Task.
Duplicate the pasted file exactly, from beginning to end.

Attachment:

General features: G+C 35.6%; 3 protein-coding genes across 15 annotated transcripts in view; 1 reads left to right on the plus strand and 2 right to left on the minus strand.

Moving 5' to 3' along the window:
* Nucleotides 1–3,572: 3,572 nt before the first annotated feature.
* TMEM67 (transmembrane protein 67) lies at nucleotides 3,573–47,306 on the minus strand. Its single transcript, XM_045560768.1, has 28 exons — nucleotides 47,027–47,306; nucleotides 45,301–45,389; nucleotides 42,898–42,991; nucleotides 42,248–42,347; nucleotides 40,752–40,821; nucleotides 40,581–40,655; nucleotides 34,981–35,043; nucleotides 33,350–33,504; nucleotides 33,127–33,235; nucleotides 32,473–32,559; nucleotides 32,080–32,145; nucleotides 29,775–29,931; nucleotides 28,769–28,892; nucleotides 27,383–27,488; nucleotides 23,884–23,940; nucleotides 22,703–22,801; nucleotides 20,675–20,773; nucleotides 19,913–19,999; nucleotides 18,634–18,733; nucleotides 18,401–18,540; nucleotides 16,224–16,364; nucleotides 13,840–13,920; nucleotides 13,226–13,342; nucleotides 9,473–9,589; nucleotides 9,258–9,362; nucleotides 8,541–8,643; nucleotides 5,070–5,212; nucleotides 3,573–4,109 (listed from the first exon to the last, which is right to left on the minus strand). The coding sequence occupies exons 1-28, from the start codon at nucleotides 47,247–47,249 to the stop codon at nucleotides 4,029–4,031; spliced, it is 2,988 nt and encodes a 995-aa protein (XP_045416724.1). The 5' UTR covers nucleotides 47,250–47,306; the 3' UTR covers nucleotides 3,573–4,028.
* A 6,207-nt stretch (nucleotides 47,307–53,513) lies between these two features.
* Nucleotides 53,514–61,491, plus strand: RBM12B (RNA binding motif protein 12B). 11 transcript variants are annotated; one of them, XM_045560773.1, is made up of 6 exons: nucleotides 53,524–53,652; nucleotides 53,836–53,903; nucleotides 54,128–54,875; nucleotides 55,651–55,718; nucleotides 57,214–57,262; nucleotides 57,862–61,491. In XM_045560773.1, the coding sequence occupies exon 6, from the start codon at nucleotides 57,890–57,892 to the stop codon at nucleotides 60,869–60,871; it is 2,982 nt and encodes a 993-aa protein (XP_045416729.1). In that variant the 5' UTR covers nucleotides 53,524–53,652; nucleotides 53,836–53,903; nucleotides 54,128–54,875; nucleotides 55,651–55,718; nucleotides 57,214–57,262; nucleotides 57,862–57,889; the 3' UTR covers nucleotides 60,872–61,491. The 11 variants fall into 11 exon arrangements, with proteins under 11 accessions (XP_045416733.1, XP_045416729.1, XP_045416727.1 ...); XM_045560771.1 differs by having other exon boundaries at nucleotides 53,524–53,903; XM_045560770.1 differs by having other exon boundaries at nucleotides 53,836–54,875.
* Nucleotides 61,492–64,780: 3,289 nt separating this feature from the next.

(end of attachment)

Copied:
General features: G+C 35.6%; 3 protein-coding genes across 15 annotated transcripts in view; 1 reads left to right on the plus strand and 2 right to left on the minus strand.

Moving 5' to 3' along the window:
* Nucleotides 1–3,572: 3,572 nt before the first annotated feature.
* TMEM67 (transmembrane protein 67) lies at nucleotides 3,573–47,306 on the minus strand. Its single transcript, XM_045560768.1, has 28 exons — nucleotides 47,027–47,306; nucleotides 45,301–45,389; nucleotides 42,898–42,991; nucleotides 42,248–42,347; nucleotides 40,752–40,821; nucleotides 40,581–40,655; nucleotides 34,981–35,043; nucleotides 33,350–33,504; nucleotides 33,127–33,235; nucleotides 32,473–32,559; nucleotides 32,080–32,145; nucleotides 29,775–29,931; nucleotides 28,769–28,892; nucleotides 27,383–27,488; nucleotides 23,884–23,940; nucleotides 22,703–22,801; nucleotides 20,675–20,773; nucleotides 19,913–19,999; nucleotides 18,634–18,733; nucleotides 18,401–18,540; nucleotides 16,224–16,364; nucleotides 13,840–13,920; nucleotides 13,226–13,342; nucleotides 9,473–9,589; nucleotides 9,258–9,362; nucleotides 8,541–8,643; nucleotides 5,070–5,212; nucleotides 3,573–4,109 (listed from the first exon to the last, which is right to left on the minus strand). The coding sequence occupies exons 1-28, from the start codon at nucleotides 47,247–47,249 to the stop codon at nucleotides 4,029–4,031; spliced, it is 2,988 nt and encodes a 995-aa protein (XP_045416724.1). The 5' UTR covers nucleotides 47,250–47,306; the 3' UTR covers nucleotides 3,573–4,028.
* A 6,207-nt stretch (nucleotides 47,307–53,513) lies between these two features.
* Nucleotides 53,514–61,491, plus strand: RBM12B (RNA binding motif protein 12B). 11 transcript variants are annotated; one of them, XM_045560773.1, is made up of 6 exons: nucleotides 53,524–53,652; nucleotides 53,836–53,903; nucleotides 54,128–54,875; nucleotides 55,651–55,718; nucleotides 57,214–57,262; nucleotides 57,862–61,491. In XM_045560773.1, the coding sequence occupies exon 6, from the start codon at nucleotides 57,890–57,892 to the stop codon at nucleotides 60,869–60,871; it is 2,982 nt and encodes a 993-aa protein (XP_045416729.1). In that variant the 5' UTR covers nucleotides 53,524–53,652; nucleotides 53,836–53,903; nucleotides 54,128–54,875; nucleotides 55,651–55,718; nucleotides 57,214–57,262; nucleotides 57,862–57,889; the 3' UTR covers nucleotides 60,872–61,491. The 11 variants fall into 11 exon arrangements, with proteins under 11 accessions (XP_045416733.1, XP_045416729.1, XP_045416727.1 ...); XM_045560771.1 differs by having other exon boundaries at nucleotides 53,524–53,903; XM_045560770.1 differs by having other exon boundaries at nucleotides 53,836–54,875.
* Nucleotides 61,492–64,780: 3,289 nt separating this feature from the next.